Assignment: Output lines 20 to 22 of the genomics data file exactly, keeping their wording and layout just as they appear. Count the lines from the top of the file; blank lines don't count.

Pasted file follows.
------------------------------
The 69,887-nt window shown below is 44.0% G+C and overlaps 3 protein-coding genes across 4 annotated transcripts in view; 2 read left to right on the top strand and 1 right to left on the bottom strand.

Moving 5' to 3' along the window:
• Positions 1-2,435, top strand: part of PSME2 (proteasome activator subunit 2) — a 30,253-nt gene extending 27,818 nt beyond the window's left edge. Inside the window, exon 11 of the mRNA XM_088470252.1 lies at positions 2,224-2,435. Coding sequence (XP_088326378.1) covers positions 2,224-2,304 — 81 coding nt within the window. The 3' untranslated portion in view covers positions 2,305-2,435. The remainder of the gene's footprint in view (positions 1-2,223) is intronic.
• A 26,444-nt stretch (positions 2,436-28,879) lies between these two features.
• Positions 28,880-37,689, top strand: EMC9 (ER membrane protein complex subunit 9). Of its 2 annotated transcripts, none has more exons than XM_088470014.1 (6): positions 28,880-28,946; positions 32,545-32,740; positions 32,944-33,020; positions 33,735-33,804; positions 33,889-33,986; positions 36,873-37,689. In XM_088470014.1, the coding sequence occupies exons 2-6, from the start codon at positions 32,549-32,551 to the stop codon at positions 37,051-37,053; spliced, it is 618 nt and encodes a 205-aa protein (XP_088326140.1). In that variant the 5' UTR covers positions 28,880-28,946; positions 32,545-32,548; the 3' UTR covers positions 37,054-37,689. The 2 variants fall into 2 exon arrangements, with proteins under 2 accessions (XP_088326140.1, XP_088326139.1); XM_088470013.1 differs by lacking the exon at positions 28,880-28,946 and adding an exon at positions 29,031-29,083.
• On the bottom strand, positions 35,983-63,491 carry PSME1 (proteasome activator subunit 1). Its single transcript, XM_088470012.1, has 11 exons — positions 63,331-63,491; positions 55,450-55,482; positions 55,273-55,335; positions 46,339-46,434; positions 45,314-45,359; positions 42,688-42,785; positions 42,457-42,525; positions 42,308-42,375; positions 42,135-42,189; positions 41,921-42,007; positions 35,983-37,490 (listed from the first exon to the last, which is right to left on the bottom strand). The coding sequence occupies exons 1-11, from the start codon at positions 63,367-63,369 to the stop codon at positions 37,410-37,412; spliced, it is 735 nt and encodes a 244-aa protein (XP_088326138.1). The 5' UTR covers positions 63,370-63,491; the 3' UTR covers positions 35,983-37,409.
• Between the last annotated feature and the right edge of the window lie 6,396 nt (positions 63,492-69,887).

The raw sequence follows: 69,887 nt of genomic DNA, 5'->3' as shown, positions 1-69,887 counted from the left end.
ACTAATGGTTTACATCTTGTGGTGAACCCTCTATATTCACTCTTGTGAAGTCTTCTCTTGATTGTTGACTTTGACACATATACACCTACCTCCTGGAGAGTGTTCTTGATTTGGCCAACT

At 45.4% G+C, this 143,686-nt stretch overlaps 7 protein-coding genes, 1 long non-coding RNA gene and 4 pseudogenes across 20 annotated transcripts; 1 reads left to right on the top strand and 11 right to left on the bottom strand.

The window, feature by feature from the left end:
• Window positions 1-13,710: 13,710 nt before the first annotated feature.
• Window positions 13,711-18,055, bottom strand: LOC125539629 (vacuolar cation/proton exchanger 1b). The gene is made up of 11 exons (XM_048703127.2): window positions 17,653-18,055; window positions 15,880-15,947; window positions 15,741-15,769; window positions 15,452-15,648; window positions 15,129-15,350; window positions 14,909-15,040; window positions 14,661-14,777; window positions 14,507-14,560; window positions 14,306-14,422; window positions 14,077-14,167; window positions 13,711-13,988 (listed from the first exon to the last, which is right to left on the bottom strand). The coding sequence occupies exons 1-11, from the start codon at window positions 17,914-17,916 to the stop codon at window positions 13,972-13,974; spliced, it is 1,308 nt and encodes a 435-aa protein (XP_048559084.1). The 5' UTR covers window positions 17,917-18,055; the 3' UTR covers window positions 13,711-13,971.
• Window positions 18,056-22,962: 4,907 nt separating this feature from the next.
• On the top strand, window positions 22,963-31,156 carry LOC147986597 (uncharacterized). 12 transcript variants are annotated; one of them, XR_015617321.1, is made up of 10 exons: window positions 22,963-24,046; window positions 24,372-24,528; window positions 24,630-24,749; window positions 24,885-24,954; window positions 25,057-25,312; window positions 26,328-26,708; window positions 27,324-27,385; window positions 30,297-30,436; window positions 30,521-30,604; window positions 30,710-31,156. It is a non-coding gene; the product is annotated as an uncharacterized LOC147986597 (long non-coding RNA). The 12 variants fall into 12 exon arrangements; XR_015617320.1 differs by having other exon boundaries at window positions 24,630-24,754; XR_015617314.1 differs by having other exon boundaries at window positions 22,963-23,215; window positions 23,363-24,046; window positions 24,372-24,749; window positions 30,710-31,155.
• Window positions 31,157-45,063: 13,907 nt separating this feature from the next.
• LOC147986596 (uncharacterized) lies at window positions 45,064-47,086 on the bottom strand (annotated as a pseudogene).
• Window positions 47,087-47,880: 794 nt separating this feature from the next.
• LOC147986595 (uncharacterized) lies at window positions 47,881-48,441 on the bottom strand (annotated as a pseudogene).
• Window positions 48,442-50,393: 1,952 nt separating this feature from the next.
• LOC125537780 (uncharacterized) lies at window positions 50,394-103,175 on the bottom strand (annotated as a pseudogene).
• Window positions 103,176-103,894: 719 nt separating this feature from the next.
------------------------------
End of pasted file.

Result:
• Window positions 48,442-50,393: 1,952 nt separating this feature from the next.
• LOC125537780 (uncharacterized) lies at window positions 50,394-103,175 on the bottom strand (annotated as a pseudogene).
• Window positions 103,176-103,894: 719 nt separating this feature from the next.